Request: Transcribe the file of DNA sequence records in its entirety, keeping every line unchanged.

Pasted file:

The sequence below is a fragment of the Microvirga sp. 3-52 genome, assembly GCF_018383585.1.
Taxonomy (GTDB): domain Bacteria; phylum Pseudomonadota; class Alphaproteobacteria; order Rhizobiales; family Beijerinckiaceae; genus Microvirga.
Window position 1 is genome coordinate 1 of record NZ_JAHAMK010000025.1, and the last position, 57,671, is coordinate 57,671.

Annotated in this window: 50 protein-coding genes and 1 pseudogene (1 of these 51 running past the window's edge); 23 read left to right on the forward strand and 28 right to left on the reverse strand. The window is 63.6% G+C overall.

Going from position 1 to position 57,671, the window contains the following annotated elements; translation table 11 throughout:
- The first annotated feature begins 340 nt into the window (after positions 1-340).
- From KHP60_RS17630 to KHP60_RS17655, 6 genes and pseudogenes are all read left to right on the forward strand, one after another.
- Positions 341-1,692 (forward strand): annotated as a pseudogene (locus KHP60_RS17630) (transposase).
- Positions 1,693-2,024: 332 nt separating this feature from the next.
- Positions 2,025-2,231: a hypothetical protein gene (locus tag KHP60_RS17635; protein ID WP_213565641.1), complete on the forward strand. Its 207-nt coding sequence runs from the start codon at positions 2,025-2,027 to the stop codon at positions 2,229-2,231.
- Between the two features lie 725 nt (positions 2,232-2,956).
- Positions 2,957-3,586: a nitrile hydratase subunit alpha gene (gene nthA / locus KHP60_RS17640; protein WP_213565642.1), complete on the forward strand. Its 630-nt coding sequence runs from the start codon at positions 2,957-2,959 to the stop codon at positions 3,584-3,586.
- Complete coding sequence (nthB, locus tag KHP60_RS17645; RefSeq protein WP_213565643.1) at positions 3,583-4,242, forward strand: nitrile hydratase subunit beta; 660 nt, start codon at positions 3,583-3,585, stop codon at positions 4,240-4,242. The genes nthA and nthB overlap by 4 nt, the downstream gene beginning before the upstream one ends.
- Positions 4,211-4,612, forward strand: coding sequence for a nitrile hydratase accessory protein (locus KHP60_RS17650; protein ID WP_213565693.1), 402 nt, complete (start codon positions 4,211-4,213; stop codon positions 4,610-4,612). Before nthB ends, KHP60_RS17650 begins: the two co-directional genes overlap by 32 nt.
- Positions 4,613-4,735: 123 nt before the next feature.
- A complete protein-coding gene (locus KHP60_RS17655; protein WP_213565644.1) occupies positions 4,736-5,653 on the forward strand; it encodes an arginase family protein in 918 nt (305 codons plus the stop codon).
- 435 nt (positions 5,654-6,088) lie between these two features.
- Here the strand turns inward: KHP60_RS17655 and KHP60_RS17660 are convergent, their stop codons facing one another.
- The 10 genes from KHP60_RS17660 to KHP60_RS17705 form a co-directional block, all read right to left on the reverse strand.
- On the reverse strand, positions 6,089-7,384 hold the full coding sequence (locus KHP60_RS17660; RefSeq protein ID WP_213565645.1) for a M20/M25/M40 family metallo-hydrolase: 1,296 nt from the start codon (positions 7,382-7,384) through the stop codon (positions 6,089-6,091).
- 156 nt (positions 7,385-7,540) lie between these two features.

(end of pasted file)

The sequence below is a fragment of the Microvirga sp. 3-52 genome, assembly GCF_018383585.1.
Taxonomy (GTDB): domain Bacteria; phylum Pseudomonadota; class Alphaproteobacteria; order Rhizobiales; family Beijerinckiaceae; genus Microvirga.
Window position 1 is genome coordinate 1 of record NZ_JAHAMK010000025.1, and the last position, 57,671, is coordinate 57,671.

Annotated in this window: 50 protein-coding genes and 1 pseudogene (1 of these 51 running past the window's edge); 23 read left to right on the forward strand and 28 right to left on the reverse strand. The window is 63.6% G+C overall.

Going from position 1 to position 57,671, the window contains the following annotated elements; translation table 11 throughout:
- The first annotated feature begins 340 nt into the window (after positions 1-340).
- From KHP60_RS17630 to KHP60_RS17655, 6 genes and pseudogenes are all read left to right on the forward strand, one after another.
- Positions 341-1,692 (forward strand): annotated as a pseudogene (locus KHP60_RS17630) (transposase).
- Positions 1,693-2,024: 332 nt separating this feature from the next.
- Positions 2,025-2,231: a hypothetical protein gene (locus tag KHP60_RS17635; protein ID WP_213565641.1), complete on the forward strand. Its 207-nt coding sequence runs from the start codon at positions 2,025-2,027 to the stop codon at positions 2,229-2,231.
- Between the two features lie 725 nt (positions 2,232-2,956).
- Positions 2,957-3,586: a nitrile hydratase subunit alpha gene (gene nthA / locus KHP60_RS17640; protein WP_213565642.1), complete on the forward strand. Its 630-nt coding sequence runs from the start codon at positions 2,957-2,959 to the stop codon at positions 3,584-3,586.
- Complete coding sequence (nthB, locus tag KHP60_RS17645; RefSeq protein WP_213565643.1) at positions 3,583-4,242, forward strand: nitrile hydratase subunit beta; 660 nt, start codon at positions 3,583-3,585, stop codon at positions 4,240-4,242. The genes nthA and nthB overlap by 4 nt, the downstream gene beginning before the upstream one ends.
- Positions 4,211-4,612, forward strand: coding sequence for a nitrile hydratase accessory protein (locus KHP60_RS17650; protein ID WP_213565693.1), 402 nt, complete (start codon positions 4,211-4,213; stop codon positions 4,610-4,612). Before nthB ends, KHP60_RS17650 begins: the two co-directional genes overlap by 32 nt.
- Positions 4,613-4,735: 123 nt before the next feature.
- A complete protein-coding gene (locus KHP60_RS17655; protein WP_213565644.1) occupies positions 4,736-5,653 on the forward strand; it encodes an arginase family protein in 918 nt (305 codons plus the stop codon).
- 435 nt (positions 5,654-6,088) lie between these two features.
- Here the strand turns inward: KHP60_RS17655 and KHP60_RS17660 are convergent, their stop codons facing one another.
- The 10 genes from KHP60_RS17660 to KHP60_RS17705 form a co-directional block, all read right to left on the reverse strand.
- On the reverse strand, positions 6,089-7,384 hold the full coding sequence (locus KHP60_RS17660; RefSeq protein ID WP_213565645.1) for a M20/M25/M40 family metallo-hydrolase: 1,296 nt from the start codon (positions 7,382-7,384) through the stop codon (positions 6,089-6,091).
- 156 nt (positions 7,385-7,540) lie between these two features.